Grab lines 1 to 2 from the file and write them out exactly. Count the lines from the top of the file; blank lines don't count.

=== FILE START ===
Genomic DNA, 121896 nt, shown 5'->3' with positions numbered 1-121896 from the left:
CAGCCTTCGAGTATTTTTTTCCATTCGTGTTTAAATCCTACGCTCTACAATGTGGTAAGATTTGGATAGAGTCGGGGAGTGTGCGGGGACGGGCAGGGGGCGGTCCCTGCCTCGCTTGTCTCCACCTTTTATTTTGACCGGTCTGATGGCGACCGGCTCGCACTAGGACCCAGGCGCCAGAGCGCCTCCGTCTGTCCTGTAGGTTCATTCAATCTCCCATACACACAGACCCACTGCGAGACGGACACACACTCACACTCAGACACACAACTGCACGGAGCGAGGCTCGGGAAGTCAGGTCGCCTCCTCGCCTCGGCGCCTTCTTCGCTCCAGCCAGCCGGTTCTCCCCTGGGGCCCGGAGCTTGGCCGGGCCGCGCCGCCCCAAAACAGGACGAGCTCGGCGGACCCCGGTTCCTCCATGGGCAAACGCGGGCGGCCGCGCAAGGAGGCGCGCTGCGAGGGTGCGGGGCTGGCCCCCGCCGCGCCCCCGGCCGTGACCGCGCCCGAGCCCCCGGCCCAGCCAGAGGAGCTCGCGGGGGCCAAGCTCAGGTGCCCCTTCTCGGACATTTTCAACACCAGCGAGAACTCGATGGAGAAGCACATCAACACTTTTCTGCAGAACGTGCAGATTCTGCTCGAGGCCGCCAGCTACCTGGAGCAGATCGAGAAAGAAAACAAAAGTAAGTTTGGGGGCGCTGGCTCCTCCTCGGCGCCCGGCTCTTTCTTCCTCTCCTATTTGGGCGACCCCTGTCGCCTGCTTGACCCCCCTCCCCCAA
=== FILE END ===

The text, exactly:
Genomic DNA, 121896 nt, shown 5'->3' with positions numbered 1-121896 from the left:
CAGCCTTCGAGTATTTTTTTCCATTCGTGTTTAAATCCTACGCTCTACAATGTGGTAAGATTTGGATAGAGTCGGGGAGTGTGCGGGGACGGGCAGGGGGCGGTCCCTGCCTCGCTTGTCTCCACCTTTTATTTTGACCGGTCTGATGGCGACCGGCTCGCACTAGGACCCAGGCGCCAGAGCGCCTCCGTCTGTCCTGTAGGTTCATTCAATCTCCCATACACACAGACCCACTGCGAGACGGACACACACTCACACTCAGACACACAACTGCACGGAGCGAGGCTCGGGAAGTCAGGTCGCCTCCTCGCCTCGGCGCCTTCTTCGCTCCAGCCAGCCGGTTCTCCCCTGGGGCCCGGAGCTTGGCCGGGCCGCGCCGCCCCAAAACAGGACGAGCTCGGCGGACCCCGGTTCCTCCATGGGCAAACGCGGGCGGCCGCGCAAGGAGGCGCGCTGCGAGGGTGCGGGGCTGGCCCCCGCCGCGCCCCCGGCCGTGACCGCGCCCGAGCCCCCGGCCCAGCCAGAGGAGCTCGCGGGGGCCAAGCTCAGGTGCCCCTTCTCGGACATTTTCAACACCAGCGAGAACTCGATGGAGAAGCACATCAACACTTTTCTGCAGAACGTGCAGATTCTGCTCGAGGCCGCCAGCTACCTGGAGCAGATCGAGAAAGAAAACAAAAGTAAGTTTGGGGGCGCTGGCTCCTCCTCGGCGCCCGGCTCTTTCTTCCTCTCCTATTTGGGCGACCCCTGTCGCCTGCTTGACCCCCCTCCCCCAA